McALLEN, Texas (Border Report) — A Democratic congressman from the South Texas border and a Republican congressman from West Texas border are meeting with top U.S. Customs and Border Protection officials this week to discuss resources for border areas as Title 42 comes to an end, Border Report has learned.
U.S. Rep. Henry Cuellar, a Democrat from South Texas, told Border Report on Monday that he and U.S. Rep. Tony Gonzales, a Republican who represents West Texas, on Wednesday are scheduled to meet with the top brass from CBP in Washington, D.C., as part of bipartisan talks with the Biden administration to ensure safeguards for border communities and law enforcement as the dissolution of Title 42 nears.
U.S. Reps. Henry Cuellar, D-Texas, left, and Tony Gonzales, R-Texas, are to meet with CBP officials to discuss the end of Title 42. (Sandra Sanchez/Border Report File Photos)
Title 42 is the public health policy put in place in March 2020 by the Trump administration that prevents migrants from crossing the border and claiming asylum in order to limit the spread of coronavirus. A federal judge has ruled that policy must be lifted by Dec. 21.
But with thousands of migrants lining the streets south of the border in northern Mexican cities like Matamoros and Reynosa, U.S. officials say they are worried about the impact this could have on border communities.
“I’ve been working with Congressman Tony Gonzales in a very bipartisan way,” Cuellar told Border Report via zoom. “He and I will be sitting down with a top CBP officers later this week, to talk about real ideas that we can actually implement. Because as you know, there are people that come up with so many ideas, but they’re not going to be implemented. So we’re looking at realistic things that we can actually do.”
He says this includes discussing resources to help prevent suicides by Border Patrol agents who are overwhelmed by the number of encounters on the Southwest border.
In Fiscal Year 2022, which ended Oct. 31, U.S. Border Patrol encountered more than 2.2 million migrants along the Southwest border, a 33% increase from Fiscal Year 2021, according to CBP data.
He said border leaders are concerned that the Biden administration will revert back to “catch and release” policies that allow asylum seekers to remain in the United States once processed and allows them to travel freely while they await their U.S. immigration court proceedings.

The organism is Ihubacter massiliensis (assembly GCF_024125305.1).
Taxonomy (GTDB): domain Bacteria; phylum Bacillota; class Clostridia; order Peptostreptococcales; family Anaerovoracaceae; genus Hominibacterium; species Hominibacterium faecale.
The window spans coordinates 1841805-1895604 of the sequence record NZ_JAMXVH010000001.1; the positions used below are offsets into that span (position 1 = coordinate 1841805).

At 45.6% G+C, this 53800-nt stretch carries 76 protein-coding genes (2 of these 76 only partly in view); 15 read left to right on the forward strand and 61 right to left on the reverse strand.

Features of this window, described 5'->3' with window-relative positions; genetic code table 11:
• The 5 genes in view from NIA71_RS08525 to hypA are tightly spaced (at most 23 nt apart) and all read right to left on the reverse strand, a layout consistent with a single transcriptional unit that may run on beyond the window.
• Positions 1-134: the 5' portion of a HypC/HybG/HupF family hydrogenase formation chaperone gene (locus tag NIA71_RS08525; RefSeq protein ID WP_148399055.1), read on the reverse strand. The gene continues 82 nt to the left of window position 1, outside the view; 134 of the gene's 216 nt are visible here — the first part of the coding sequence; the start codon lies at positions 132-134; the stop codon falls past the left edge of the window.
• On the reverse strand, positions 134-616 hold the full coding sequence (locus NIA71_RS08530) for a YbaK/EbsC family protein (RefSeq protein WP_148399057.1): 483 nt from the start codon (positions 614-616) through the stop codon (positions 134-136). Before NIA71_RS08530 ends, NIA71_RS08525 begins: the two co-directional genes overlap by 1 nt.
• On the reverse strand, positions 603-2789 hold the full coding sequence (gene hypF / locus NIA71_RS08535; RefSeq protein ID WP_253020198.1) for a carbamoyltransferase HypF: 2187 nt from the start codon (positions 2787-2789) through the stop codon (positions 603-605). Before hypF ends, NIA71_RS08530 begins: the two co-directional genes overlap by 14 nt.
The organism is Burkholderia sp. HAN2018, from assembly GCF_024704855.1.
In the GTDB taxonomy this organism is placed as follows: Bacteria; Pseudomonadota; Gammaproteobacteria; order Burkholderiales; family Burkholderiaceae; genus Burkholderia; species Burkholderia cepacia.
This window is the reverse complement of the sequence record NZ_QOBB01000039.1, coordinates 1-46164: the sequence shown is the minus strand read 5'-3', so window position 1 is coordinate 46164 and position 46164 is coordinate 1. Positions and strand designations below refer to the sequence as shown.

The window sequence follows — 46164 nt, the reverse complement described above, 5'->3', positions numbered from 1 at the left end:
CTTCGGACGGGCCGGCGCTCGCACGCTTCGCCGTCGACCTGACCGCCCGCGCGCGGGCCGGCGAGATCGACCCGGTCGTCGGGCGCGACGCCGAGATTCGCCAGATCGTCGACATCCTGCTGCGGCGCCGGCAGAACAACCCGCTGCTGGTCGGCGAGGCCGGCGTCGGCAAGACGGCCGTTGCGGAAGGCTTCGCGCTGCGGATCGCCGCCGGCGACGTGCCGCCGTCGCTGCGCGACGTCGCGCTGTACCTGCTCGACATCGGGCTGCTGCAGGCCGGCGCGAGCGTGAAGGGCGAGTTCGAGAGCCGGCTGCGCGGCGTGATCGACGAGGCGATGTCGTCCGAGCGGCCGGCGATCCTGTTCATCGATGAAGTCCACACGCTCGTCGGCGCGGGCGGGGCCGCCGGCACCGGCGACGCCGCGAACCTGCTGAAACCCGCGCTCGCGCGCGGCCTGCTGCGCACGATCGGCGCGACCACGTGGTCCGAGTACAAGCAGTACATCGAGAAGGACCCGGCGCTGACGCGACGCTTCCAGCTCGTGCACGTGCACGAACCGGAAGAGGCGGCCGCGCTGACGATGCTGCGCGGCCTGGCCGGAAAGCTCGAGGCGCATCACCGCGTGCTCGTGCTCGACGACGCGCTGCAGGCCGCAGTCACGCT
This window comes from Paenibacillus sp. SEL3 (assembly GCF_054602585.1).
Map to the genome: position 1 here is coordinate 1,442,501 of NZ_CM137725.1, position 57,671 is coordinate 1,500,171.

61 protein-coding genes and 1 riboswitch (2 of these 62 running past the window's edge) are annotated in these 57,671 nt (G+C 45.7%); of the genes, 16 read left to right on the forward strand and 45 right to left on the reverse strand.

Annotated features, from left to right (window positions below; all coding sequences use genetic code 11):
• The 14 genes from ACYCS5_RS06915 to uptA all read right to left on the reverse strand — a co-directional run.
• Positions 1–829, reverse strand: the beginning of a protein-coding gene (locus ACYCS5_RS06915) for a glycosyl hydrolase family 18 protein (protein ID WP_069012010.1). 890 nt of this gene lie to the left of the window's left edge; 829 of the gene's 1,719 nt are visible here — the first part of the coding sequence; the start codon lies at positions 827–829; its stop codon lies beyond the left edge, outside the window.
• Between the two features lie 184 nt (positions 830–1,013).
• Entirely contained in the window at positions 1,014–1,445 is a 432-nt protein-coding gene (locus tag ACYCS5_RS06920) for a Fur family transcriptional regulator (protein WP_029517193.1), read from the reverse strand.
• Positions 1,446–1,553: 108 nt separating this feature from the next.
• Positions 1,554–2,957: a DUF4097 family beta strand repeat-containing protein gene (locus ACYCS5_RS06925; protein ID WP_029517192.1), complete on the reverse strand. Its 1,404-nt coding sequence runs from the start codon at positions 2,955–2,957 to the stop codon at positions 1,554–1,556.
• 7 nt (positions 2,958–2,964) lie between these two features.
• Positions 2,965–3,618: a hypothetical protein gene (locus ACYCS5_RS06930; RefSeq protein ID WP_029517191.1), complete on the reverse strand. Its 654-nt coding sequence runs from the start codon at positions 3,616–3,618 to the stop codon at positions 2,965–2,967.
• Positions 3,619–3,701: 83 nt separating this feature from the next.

Currently there are 1.97 million pending immigration court cases nationwide — the most ever, according to Syracuse University’s Transaction Records Access Clearinghouse, which tracks immigration cases.
Cuellar stresses that even when Title 42 goes away there will still be in place immigration polices to safeguard the U.S. border.
This includes Title 8, which involves placing undocumented migrants in deportation proceedings. However that involves a lot of paperwork and requires the detention of migrants for at least several days during processing. The concern from border communities is that there won’t be enough space to hold the migrants and that they will be released on the streets, he said.
Cuellar said the mayor of Laredo and other city officials have asked him whether there will be funds available to bus asylum seekers who are released from their South Texas border city to other U.S. cities in the interior.
“If other cities do that, then the answer is other communities outside of the border, will be getting buses to their communities,” he said.
El Paso has been busing migrants to other cities for several months.
Cuellar said the current Fiscal 2023 government spending bill has added 250 Border Patrol agents and more funds for border processing coordinators, plus $23 million for mental healthcare for agents, new border monitoring technologies, pay raises for agents, and even additional clothing allowances.
But Congress has yet to pass the bill and is running out of time before facing a government shutdown on Friday night if measures aren’t passed.
Cuellar said differences in domestic spending measures are drawing a rift between Republicans and Democrats in Congress and threaten the shutdown. And he criticizes Senators for delaying until the end of the year to take up the spending bill in earnest.
“The House Appropriations, we did our work back in July, we passed the work that we needed to do. But we’ve been waiting and waiting and waiting and waiting for the Senate. And so they usually get engaged at the end of the year, I just don’t understand why this happens every single year,” Cuellar said.
Cuellar is vice chairman of the House Appropriations Homeland Security Appropriations Subcommittee. He is in line to be ranking member of the subcommittee under the new Republican-led leadership in January, but first that must be approved.
He also has been selected to serve as chief deputy Whip in the 118th Congress under incoming Democratic Whip Katherine Clark, he said.
In that role he will help to decide which legislative measures are priorities for the Democratic party and he will sit on a Policy and Steering Committee, which decides the committees that new members are appointed to.
“So when a new member wants to get into a particular committee, we will vote on it. And so that gives me a very different perspective, also, because I’m gonna try to help as much as I can, especially Texans,” he told Border Report.